I was helping the new owner of a small twin house; we were replacing the wall-side stair rail. Once the damaged rail was off, all that remained were two stubs of threaded rod protruding about 1 ½". They would not pull out, as they seemed to be mortared in place. They would turn, however, as if screwed into some kind of interior hardware. Within minutes, the twin neighbor was at the door. —Ray Tschoepe
When I unscrewed the threaded rod that had held the rail to the wall, I apparently unscrewed the nut that held the bracket for the railing next door as well.
I’d grown up in a Philadelphia twin and I’ve worked on several of these houses, but I’d never seen railing connected through the party wall before. Row houses generally do not share hardware. Live and learn. My client and I apologized and made repairs to the neighbor’s wall.
Since the threaded rod had been damaged by the previous owner, would not accommodate new hardware, and was not at the right height for today’s code, we cut it off below the wall surface, using a metal cutting wheel on an angle grinder. The holes were patched and new hardware was installed with masonry anchors. In the future, no owners on either side will face this issue.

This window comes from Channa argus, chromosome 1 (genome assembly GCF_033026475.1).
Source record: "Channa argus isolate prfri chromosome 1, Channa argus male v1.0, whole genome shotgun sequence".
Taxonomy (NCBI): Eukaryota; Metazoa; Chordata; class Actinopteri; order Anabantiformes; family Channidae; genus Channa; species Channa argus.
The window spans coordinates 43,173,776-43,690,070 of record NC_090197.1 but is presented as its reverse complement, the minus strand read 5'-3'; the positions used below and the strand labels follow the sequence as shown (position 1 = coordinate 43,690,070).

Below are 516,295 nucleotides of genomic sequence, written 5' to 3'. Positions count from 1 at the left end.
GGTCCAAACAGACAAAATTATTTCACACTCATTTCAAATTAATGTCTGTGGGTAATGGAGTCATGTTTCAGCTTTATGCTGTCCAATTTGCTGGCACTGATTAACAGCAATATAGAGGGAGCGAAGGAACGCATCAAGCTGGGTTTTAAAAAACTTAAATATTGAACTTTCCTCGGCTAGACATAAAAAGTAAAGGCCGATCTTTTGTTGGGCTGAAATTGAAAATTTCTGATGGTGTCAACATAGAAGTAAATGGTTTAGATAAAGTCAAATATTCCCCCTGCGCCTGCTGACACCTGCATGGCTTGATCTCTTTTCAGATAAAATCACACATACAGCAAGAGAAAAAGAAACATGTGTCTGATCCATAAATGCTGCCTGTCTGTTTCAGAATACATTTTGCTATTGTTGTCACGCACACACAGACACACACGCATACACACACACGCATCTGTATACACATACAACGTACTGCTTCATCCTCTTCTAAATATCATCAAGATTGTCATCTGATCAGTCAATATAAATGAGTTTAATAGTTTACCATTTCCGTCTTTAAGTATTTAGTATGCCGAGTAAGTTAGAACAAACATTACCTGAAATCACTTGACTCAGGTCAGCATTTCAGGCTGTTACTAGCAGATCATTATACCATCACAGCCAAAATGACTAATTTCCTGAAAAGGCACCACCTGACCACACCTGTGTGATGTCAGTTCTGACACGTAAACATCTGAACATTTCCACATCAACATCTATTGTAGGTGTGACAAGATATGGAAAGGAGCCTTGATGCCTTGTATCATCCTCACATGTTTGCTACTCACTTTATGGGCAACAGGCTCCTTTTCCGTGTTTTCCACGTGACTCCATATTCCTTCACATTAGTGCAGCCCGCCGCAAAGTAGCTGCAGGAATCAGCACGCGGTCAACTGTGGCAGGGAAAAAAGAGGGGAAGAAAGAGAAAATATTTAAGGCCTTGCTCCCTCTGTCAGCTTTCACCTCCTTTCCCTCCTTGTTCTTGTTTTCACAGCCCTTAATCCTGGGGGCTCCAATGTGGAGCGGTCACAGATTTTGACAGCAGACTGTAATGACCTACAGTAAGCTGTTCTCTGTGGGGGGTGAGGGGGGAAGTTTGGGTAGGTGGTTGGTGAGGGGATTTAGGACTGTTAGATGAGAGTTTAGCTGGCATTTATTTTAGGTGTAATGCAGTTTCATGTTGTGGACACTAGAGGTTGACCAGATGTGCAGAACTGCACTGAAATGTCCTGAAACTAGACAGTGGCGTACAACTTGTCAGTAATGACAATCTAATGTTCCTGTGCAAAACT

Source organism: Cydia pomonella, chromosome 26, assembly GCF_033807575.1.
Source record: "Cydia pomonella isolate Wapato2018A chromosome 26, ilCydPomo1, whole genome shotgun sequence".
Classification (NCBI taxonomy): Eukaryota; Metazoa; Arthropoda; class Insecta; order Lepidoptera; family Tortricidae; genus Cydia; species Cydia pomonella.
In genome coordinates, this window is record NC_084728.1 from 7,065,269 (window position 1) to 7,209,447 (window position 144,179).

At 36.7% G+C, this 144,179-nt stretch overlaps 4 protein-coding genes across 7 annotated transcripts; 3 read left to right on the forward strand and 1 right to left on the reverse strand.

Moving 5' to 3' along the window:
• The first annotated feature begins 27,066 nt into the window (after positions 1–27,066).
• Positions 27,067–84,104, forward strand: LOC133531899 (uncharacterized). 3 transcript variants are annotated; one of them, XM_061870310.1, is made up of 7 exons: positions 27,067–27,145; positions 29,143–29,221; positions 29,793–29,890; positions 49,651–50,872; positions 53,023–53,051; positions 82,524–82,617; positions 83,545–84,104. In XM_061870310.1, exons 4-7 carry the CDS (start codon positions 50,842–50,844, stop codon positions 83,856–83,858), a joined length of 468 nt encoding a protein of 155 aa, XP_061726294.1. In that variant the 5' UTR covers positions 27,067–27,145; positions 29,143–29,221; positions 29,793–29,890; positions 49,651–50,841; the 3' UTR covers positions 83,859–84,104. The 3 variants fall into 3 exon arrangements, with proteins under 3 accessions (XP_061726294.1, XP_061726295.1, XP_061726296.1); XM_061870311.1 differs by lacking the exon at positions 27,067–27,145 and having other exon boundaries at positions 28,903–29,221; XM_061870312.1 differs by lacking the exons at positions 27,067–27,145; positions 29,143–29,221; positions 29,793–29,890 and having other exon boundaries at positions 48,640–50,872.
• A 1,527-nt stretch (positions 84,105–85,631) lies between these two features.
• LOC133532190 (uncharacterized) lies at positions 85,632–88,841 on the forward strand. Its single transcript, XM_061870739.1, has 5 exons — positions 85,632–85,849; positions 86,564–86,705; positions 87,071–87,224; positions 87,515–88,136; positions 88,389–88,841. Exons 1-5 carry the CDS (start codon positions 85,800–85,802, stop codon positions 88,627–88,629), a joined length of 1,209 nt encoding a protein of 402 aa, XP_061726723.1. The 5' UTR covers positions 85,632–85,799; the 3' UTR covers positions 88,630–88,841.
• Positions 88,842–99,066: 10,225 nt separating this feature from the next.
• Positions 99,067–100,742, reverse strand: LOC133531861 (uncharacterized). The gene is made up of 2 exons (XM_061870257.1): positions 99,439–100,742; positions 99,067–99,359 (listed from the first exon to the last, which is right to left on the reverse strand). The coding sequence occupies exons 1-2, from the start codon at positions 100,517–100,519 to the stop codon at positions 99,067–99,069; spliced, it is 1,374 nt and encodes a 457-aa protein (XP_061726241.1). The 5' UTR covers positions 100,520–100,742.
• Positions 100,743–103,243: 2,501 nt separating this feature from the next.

A masonry wall divided some of the earliest attached masonry houses. But, by the second quarter of the 19th century, it was common to build the dividing wall of wood studs faced on each side with lath and plaster. The wall might not extend into the attic (or roof crawlspace), making the attics common space. Such construction allowed fire to spread rapidly house to house, until new fire codes mandated a fire-retardant party wall that rose to just above the roofline.
Before the use of terra-cotta blocks, effective insulation, and soundproofing, party walls might present residents with annoyances including cooking odors, shouting up the staircase next door, or peculiar music, especially the bass end. So our rail-bracket incident was no big deal!